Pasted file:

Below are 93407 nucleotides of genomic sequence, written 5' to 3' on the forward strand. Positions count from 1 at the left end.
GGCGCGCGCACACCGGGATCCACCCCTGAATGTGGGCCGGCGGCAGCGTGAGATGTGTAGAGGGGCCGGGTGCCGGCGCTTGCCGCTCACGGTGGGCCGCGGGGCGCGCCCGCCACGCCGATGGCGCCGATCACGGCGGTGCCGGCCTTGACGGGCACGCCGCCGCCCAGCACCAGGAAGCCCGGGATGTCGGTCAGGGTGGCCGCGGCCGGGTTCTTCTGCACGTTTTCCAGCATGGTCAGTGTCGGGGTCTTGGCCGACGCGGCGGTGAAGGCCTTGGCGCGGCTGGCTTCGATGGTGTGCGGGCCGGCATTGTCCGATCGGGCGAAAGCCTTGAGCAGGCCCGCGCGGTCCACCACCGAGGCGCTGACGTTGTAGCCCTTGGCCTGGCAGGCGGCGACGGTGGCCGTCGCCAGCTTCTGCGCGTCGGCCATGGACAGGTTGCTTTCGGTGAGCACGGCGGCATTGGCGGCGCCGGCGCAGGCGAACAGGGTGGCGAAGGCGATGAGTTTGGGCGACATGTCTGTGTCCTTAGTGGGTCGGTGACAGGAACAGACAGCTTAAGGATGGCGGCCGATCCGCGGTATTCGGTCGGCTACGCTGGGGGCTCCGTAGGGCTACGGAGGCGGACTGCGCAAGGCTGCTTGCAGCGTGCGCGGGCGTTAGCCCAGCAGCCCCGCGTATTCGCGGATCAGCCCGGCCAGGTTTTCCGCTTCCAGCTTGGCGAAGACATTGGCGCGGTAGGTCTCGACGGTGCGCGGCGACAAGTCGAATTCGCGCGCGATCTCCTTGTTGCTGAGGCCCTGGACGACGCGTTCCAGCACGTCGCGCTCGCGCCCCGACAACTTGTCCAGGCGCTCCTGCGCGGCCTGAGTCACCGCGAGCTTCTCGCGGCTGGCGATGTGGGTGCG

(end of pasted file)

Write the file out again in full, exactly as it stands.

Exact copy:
Below are 93407 nucleotides of genomic sequence, written 5' to 3' on the forward strand. Positions count from 1 at the left end.
GGCGCGCGCACACCGGGATCCACCCCTGAATGTGGGCCGGCGGCAGCGTGAGATGTGTAGAGGGGCCGGGTGCCGGCGCTTGCCGCTCACGGTGGGCCGCGGGGCGCGCCCGCCACGCCGATGGCGCCGATCACGGCGGTGCCGGCCTTGACGGGCACGCCGCCGCCCAGCACCAGGAAGCCCGGGATGTCGGTCAGGGTGGCCGCGGCCGGGTTCTTCTGCACGTTTTCCAGCATGGTCAGTGTCGGGGTCTTGGCCGACGCGGCGGTGAAGGCCTTGGCGCGGCTGGCTTCGATGGTGTGCGGGCCGGCATTGTCCGATCGGGCGAAAGCCTTGAGCAGGCCCGCGCGGTCCACCACCGAGGCGCTGACGTTGTAGCCCTTGGCCTGGCAGGCGGCGACGGTGGCCGTCGCCAGCTTCTGCGCGTCGGCCATGGACAGGTTGCTTTCGGTGAGCACGGCGGCATTGGCGGCGCCGGCGCAGGCGAACAGGGTGGCGAAGGCGATGAGTTTGGGCGACATGTCTGTGTCCTTAGTGGGTCGGTGACAGGAACAGACAGCTTAAGGATGGCGGCCGATCCGCGGTATTCGGTCGGCTACGCTGGGGGCTCCGTAGGGCTACGGAGGCGGACTGCGCAAGGCTGCTTGCAGCGTGCGCGGGCGTTAGCCCAGCAGCCCCGCGTATTCGCGGATCAGCCCGGCCAGGTTTTCCGCTTCCAGCTTGGCGAAGACATTGGCGCGGTAGGTCTCGACGGTGCGCGGCGACAAGTCGAATTCGCGCGCGATCTCCTTGTTGCTGAGGCCCTGGACGACGCGTTCCAGCACGTCGCGCTCGCGCCCCGACAACTTGTCCAGGCGCTCCTGCGCGGCCTGAGTCACCGCGAGCTTCTCGCGGCTGGCGATGTGGGTGCG